Jupyter-Book comes with a demo book so that you can see how the content files are used in the book. We'll begin with a quick tour of these files, as they are the pieces that you'll modify for your own book.
To create a demo Jupyter Book to use as a template, run the following command:
jupyter-book create mybookname --demo
A new book will be created at the path that you've given (in this case,
Let's take a quick look at some important files in the demo book you created:
mybookname/ ├── assets │ └── custom │ ├── custom.css │ └── custom.js ├── _config.yml ├── content │ ├── features │ │ ├── features.md │ │ └── notebooks.ipynb │ └── LICENSE.md ├── _data │ └── toc.yml └── requirements.txt
Here's a quick rundown of the files you can modify for yourself, and that ultimately make up your book.
All of the configuration for your book is in the following file:
mybookname/ ├── _config.yml
You can define metadata for your book (such as its title), add a book logo, turn on different "interactive" buttons (such as a Binder button for pages built from a Jupyter Notebook), and more.
Your book's content can be found in the
content/ folder. Some content
files for the demo book are shown below:
mybookname/ ├── content └── features ├── features.md └── notebooks.ipynb
Note that the content files are either Jupyter Notebooks or Markdown files. These are the files that define "pages" in your book.
You can store these files in whatever collection of folders you'd like, note that
the structure of your book when it is built will depend solely on the order of
items in your
_data/toc.yml file (see below section)
Jupyter Book uses your Table of Contents to define the structure of your book. For example, your chapters, sub-chapters, etc.
The Table of Contents lives at this location:
mybookname/ ├── _data └── toc.yml
This is a YAML file with a collection of pages, each one linking to a
file in your
content/ folder. Here's an example of a few pages defined in
- url: /features/features not_numbered: true expand_sections: true sections: - url: /features/markdown not_numbered: true - url: /features/notebooks not_numbered: true
The top-most level of your TOC file are book chapters. Above, this is the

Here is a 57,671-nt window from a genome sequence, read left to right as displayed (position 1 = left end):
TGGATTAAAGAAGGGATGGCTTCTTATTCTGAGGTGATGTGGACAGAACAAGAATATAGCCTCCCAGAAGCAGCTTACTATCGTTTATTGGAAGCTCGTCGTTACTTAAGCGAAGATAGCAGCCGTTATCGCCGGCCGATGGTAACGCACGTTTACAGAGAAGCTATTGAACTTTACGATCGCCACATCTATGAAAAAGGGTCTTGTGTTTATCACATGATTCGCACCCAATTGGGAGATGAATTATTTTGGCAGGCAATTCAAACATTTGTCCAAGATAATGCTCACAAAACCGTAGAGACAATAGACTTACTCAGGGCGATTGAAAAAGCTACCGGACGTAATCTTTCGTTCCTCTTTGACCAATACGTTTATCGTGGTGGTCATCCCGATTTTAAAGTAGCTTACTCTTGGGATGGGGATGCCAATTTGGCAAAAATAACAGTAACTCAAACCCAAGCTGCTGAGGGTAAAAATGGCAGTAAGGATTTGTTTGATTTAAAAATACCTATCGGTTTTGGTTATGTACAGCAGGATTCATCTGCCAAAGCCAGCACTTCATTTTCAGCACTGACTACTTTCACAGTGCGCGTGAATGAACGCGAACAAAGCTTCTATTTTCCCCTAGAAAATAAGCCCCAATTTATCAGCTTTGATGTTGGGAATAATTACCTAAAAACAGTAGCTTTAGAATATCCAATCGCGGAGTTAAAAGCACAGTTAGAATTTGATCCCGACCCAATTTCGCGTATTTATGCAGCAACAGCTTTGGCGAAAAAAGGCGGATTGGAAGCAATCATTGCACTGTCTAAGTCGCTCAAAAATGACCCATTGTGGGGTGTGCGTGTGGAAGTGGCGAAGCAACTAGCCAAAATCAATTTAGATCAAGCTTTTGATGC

Note that in this case the title of the page is not explicitly specified but
is inferred from the source files.
This behavior is controlled by the
page_titles setting in
(see the titles feature page for more details).
Each chapter can have
several sections (defined in
sections:) and each section can have several sub-sections
(which would be define with a deeper level of
sections:). In addition, you can
use a few extra YAML values to control the behavior of Jupyter-Book (for example,
not_numbered: true will prevent Jupyter Book from numbering the pages in that chapter).
Each item in the YAML file points to a single content file. The links
should be relative to the
/content/ folder and with no extension.
For example, in the example above there is a file in
mybookname/content/features/notebooks.ipynb. The TOC entry that points to
this file is here:
- url: /features/notebooks
When you share content online, it's a good idea to add a license so that others know what rights you retain to the work. This can make your book more sharable and (re)usable.
The license for a Jupyter Book lives in this location:
mybookname/ ├── content └── LICENSE.md
When you create a new book, if you don't specify a license, then
jupyter-book will by default
add a Creative Commons Attribution-ShareAlike 4.0 International
(CC BY-SA 4.0) license to your book. CC BY-SA requires attribution of
your work, and also requires that any derivations someone creates are released
under a license at least as permissive as CC BY-SA.
If you'd like to choose a different license, you can add whatever text you like to the file
/content/LICENSE.md. We commend checking out the Creative Commons licenses page
for several options for licenses that may suit your needs.
Since your Jupyter Book likely has computational material specified in Jupyter
Notebooks, you should specify the packages needed to run your Jupyter Book.
In this case, we use a
mybookname/ └── requirements.txt
The demo book uses
requirements.txt because it has Python code, but you can
include any other files that you'd like to.
If you'd like to build a bibliography for your book, you can do so by including the following file:
mybookname/ ├── _bibliography └── references.bib
This BiBTex file can be used along with the
jekyll-scholar extension. For more information
on how to use citations in Jupyter Book, see Citations with Jupyter Book
These are the files in this location:
├── assets └── custom ├── custom.css └── custom.js
Now that you're familiar with the Jupyter Book structure, head to the next section to learn how to create your own!